Ross MacPhee is the former chairman of the Department of Mammalogy at the American Museum of Natural History, where he has been Curator of Vertebrate Zoology since 1988. Ross received his Ph.D. from the University of Alberta in 1977 and was previously Associate Professor of Anatomy at Duke University Medical Center. He has worked in both polar regions as well as throughout the insular tropics, collecting fossil mammals ranging in age from Cretaceous to Recent. Known for his paleomammalogical research on island extinctions, his recent work has focused on how extinctions occur, particularly those in which humans are thought to have been implicated during the past 100,000 years. In recent years he has been working with geneticists and molecular biologists to develop the new tools of ancient DNA and systematic proteomics as a means for studying the relationships of extinct mammals. In addition to having published more than 200 scientific papers, he recently wrote a popular work on ice age extinctions, End of the Megabeasts (WW Norton, 2019) In 2008, he curated the AMNH’s exhibition The Horse, which concentrated on examining human-horse interactions over the course of the past 30,000 years. This in turn generated a concern for the fate of wild horses, and how increased protections might be developed for them if the horse were made a native species.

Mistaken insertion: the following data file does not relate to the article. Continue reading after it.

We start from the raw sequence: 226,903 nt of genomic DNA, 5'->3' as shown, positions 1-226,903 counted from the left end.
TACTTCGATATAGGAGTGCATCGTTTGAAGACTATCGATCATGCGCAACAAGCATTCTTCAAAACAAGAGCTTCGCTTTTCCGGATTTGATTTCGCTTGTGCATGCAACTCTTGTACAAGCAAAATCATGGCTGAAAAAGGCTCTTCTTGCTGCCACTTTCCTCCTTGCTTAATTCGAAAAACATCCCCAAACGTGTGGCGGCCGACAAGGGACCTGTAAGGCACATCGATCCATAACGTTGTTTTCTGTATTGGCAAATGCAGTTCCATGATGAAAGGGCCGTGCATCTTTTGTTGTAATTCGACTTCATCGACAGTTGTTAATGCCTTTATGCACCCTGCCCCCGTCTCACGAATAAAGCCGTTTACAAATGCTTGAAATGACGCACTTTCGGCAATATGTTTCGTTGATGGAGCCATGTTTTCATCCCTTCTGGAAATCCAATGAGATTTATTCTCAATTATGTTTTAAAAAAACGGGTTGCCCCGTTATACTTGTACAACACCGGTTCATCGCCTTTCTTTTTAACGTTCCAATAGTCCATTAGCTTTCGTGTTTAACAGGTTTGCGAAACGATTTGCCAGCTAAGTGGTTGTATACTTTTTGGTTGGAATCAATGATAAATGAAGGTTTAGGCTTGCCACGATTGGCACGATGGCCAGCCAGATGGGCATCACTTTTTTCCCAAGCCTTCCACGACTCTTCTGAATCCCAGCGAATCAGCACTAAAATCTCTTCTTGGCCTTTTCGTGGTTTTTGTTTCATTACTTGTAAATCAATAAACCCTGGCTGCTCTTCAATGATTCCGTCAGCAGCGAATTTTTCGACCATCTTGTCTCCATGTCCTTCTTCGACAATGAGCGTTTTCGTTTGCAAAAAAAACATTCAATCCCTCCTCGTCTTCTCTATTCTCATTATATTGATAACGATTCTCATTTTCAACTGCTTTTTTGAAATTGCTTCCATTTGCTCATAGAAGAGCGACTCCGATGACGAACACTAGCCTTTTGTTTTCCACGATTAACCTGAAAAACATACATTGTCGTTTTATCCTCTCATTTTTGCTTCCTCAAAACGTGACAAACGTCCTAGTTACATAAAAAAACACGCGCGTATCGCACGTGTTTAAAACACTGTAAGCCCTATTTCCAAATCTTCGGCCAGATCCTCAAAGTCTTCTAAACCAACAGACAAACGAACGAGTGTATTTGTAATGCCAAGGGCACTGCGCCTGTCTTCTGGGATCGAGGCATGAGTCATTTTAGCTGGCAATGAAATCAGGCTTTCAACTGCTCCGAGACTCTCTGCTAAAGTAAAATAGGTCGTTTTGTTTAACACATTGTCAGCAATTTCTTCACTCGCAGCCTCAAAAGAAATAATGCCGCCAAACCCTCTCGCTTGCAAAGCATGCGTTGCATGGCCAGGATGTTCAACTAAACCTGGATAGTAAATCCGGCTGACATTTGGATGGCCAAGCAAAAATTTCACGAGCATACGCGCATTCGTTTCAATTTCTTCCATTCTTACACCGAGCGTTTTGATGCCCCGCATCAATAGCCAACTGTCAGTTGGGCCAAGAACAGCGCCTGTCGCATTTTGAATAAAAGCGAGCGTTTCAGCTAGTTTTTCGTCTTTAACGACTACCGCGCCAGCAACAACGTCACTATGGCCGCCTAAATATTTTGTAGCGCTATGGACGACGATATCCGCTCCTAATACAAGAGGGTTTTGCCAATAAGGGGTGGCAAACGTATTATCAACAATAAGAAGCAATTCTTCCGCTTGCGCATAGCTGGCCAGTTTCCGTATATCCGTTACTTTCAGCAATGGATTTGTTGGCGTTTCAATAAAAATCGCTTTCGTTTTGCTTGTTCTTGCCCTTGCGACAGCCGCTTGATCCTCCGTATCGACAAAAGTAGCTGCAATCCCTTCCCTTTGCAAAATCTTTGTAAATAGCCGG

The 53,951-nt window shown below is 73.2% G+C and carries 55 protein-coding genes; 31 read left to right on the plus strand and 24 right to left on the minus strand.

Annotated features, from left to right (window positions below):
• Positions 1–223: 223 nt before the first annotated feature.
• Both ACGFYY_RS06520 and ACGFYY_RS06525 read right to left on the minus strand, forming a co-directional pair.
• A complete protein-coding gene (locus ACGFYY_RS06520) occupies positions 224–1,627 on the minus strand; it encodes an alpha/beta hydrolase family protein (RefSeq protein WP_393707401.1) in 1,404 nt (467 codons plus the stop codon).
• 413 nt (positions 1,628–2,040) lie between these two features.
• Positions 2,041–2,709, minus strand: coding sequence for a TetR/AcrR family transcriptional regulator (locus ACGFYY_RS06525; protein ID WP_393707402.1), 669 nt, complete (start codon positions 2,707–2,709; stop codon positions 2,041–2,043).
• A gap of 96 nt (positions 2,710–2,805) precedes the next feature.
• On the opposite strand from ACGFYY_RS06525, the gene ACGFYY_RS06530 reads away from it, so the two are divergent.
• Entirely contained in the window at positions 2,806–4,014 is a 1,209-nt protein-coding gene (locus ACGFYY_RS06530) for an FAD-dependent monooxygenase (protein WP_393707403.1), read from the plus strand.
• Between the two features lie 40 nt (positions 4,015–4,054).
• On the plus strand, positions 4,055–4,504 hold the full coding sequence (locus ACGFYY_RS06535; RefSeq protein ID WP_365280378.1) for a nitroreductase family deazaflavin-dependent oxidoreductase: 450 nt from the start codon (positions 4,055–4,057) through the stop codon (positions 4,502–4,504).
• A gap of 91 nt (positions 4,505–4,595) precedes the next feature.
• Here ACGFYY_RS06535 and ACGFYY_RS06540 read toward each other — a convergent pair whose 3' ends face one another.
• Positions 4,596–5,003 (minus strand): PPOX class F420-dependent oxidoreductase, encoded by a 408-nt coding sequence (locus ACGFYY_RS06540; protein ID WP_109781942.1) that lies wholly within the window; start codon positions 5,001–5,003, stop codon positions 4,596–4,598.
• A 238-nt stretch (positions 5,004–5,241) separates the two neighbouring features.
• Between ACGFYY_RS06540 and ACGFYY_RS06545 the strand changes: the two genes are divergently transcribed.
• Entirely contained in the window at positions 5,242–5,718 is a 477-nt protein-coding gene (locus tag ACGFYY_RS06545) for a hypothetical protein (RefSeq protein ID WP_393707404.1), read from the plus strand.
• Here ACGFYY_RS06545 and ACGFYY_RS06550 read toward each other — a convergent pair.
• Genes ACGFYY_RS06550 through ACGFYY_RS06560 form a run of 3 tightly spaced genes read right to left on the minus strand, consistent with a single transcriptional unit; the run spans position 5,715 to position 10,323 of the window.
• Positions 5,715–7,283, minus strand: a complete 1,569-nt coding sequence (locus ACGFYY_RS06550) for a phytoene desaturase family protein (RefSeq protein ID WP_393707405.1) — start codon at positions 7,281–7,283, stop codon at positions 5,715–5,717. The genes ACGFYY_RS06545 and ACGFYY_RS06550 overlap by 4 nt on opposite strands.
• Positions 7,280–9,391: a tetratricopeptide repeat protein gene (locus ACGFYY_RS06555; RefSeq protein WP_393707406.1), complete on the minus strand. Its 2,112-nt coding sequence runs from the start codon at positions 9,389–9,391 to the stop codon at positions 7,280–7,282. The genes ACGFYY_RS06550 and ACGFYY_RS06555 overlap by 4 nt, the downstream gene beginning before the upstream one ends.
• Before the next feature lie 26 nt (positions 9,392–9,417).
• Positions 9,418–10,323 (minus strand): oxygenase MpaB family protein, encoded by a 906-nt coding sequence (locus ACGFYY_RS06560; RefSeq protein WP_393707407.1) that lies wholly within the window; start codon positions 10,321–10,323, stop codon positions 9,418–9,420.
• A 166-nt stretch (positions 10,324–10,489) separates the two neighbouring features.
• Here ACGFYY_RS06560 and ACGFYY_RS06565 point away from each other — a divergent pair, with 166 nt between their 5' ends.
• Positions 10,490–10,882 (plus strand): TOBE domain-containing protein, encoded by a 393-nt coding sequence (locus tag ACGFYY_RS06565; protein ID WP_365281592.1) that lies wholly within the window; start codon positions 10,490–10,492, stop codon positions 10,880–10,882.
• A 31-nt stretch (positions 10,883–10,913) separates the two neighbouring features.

Our iconic wild mustangs symbolize pure Americana, unbridled freedom, power, determination, and the wild west. For Wild Love Preserve, they have also offered us a unique opportunity to come together in a new light and bridge divides between stakeholders previously locked in opposition. Founded in 2010, by contemporary visual artist and photographer, Andrea Maki, kindness, mutual respect, accountability, science, and education drive Wild Love’s mission to protect and preserve western wild horses in their native habitats and nurture the legacy of respective indigenous ecosystems as an interconnected whole by working together. Rooted in central Idaho, Wild Love Preserve engages public and private lands to address all facets of regional wild horse conservation on home turf, and works with the Idaho BLM, ranchers, environmentalists, wildlife biologists, wild horse advocates, youth employment groups and regional communities. As a 501(c)3 non-profit, Wild Love Preserve is a legacy project that incorporates our inclusive wild horse conservation programs, conflict resolution, education platform, comprehensive range health, and the creation of a wildlife preserve in the heart of Idaho's wild horse country to serve as permanent home to Wild Love's current 136 Challis-Idaho wild horses, and future wild horses removed from public lands in Idaho that are not otherwise adopted. By design, our conservation efforts have turned Challis-Idaho wild horses into an asset for the community, region, and state.